Day of the Triffids — John Wyndham

John Wyndham’s The Day of the Triffids is another early post apocalyptic novels that’s more interesting as a historical curiosity than for aesthetic merit. It suffers from many of science fiction’s deficiencies in terms of writing quality and characterization. These problems might stem in part from science fiction’s focus on novelty in plot, technology, and world, rather than in linguistic or cultural achievement; perhaps fiction is innovative either in what it says or how it says only seldom both. The only science fiction novels I’m aware of that could stand on their own as a literary achievement is Stanislaw Lem’s Solaris and Ursula K. Le Guin’s The Left Hand of Darkness. Some others are serviceable and worthwhile, like Dan Simmons’ Hyperion, Frank Herbert’s Dune, Robert Heinlein’s Stranger in a Strange Land, William Gibson’s Neuromancer, Walter Michael Miller’s A Canticle for Leibowitz, and Philip K. Dick’s better novels. But none are great novels, though Gibson comes closest, and while I don’t think the genre is incapable of housing real greatness, the relative lack of literary worth gives me pause when I continue searching for satisfying science fiction.

This long introduction is designed to put The Day of the Triffids in a context it doesn’t transcend. The plot begins with a fantastic meteor shower that strikes all who watch it blind combined with the invasion of an insidious species known as triffids, which kill anyone within a few feet via a stinging lash. These walking carnivorous plants become symbolic repositories for our fears and our collective inability to see what’s in front of our faces; as Bill Masen, the overly prim and competent protagonist observes, ” ‘There’s a kind of conspiracy not to believe things about triffids.’ ” There is, and I felt some horror as I learned more about them, but it was an overly familiar feeling from all those end-of-the-world stories: George Stewart’s Earth Abides, which predates The Day of the Triffids by two years, the aforementioned A Canticle for Leibowitz, Larry Niven’s Lucifer’s Hammer, and even Stephen King’s The Stand. Except for A Canticle for Leibowitz, they all share the same styles, themes, and motifs concerning humanity’s capacity for darkness and ignorance (“Horrible alien things which some of us had somehow created, and which the rest of us, in our careless greed, had cultured all over the world,” we learn in The Day of the Triffids. Notice the lack of subject or article at the beginning of the sentence, where it seems that one or both should appear). I just wish there were more originality in this, although to be fair Earth Abides and The Day of the Triffids are forerunners to the later developments in the sub-genre of apocalyptic stories.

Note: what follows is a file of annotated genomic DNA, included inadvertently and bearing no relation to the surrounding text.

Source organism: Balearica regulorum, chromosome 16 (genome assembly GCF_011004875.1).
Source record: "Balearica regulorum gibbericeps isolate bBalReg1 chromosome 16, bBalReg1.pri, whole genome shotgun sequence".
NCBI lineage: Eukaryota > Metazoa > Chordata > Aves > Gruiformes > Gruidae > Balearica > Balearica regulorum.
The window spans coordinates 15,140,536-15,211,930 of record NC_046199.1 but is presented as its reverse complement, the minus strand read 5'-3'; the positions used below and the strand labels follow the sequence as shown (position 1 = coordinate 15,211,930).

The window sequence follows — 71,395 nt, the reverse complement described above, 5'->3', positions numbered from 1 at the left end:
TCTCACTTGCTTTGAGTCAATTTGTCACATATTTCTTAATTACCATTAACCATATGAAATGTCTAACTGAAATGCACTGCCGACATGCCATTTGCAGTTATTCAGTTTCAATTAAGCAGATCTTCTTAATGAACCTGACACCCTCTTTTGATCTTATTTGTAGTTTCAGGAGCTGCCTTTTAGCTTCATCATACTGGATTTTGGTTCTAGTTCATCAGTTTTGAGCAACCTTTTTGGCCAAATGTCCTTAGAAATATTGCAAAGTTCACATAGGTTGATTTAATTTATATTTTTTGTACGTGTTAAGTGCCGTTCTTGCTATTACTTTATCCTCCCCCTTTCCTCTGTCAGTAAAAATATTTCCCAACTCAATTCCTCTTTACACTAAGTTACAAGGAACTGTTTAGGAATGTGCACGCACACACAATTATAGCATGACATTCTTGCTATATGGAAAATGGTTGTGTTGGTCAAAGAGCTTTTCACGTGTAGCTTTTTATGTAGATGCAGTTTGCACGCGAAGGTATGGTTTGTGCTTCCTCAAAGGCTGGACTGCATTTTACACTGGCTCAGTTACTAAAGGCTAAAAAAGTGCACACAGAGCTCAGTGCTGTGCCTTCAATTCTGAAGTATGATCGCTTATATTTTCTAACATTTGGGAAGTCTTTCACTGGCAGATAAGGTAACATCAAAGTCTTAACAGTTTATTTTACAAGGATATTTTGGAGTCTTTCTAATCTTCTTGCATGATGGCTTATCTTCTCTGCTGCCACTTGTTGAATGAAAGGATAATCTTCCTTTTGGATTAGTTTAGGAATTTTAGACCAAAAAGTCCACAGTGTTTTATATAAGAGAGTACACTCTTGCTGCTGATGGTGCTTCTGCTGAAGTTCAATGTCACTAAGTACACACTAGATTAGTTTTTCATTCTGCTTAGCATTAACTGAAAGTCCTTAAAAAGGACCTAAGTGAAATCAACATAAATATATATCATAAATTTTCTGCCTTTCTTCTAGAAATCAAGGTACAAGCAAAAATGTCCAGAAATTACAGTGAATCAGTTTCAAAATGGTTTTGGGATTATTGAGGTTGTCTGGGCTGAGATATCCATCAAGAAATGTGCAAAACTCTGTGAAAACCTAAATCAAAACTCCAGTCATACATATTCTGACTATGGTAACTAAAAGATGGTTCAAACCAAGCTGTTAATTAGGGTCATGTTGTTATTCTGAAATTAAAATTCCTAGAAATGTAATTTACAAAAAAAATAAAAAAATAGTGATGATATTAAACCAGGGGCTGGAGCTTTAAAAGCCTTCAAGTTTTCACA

As in many such works, Bill Masen is little more advanced emotionally and intellectually than the nameless narrator of H.G. Wells’ The War of the Worlds. A curious mixture of competence, chivalry, and sexism, Bill Masen wants to protect his women and while keeping them, you know, in their role. Still, to his credit he thinks about a ten-year-old, “[…] the world in which she was going to grow up would have little use for the overniceties and euphemisms that I had learned as a child […]” Still, he’s not perceptive enough to think that perhaps those “niceties” aren’t of use in the current world, as Paul Graham cogently argues. “[His] quest was personal,” although that quest is just to find a girl he randomly encountered, and even then it feels not so much personal as generic and something expected by a certain type of society. I sometimes feel the same way when closing time approaches at a bar. Augie March is on a personal quest, but Bill Masen, alas, is not.

Elsewhere, he almost verges on something vaguely resembling insight when he says that, “There is an inability to sustain the tragic mood, a phoenix quality of the mind. It may be helpful or harmful, it is just a part of the will to survive—yet, also, it has made it possible for us to engage in one weakening war after another.” Maybe so, but even here the awkwardness of the writing, with the disjointedness created by the first comma in both sentences, weakens the sense of flow and as a result the sentiment that is being expressed. And yet his fundamental argument about the resilience of humanity is not a bad one, even if it is not expressed well, and I would’ve liked for more on the subject.

As I said, The Day of the Triffids is most interesting as a historical document: Cold War symbolism abounds, and as disaster befalls England one girl “[…] had an utterly unshakeable conviction that nothing serious could have happened to America, and that it was only a matter of holding out for a while until the Americans arrived to put everything in order.” Contrast this belief with what Fareed Zakaria persuasively argues about the views of America abroad in The Post-American World. In Day of the Triffids, this exchange takes place a few pages after the first quote:

“Try to imagine a world in which there aren’t any Americans—can you do that?”
The girl stared at him.
“But there must be,” she said.
“There won’t always be those stores. The way I see it, we’ve been given a flying start in a new kind of world.”

Although the girl who believes in America is presented as a fool, it’s still nice to imagine that this sentiment was reasonably widespread during the Cold War. I remain hopeful and perhaps even confident, like Zakaria in The Post-American World, that it will be again in the near future. In the meantime, Day of the Triffids remains dead history rather than living fiction that still speaks loudly to us today, as great literature does.

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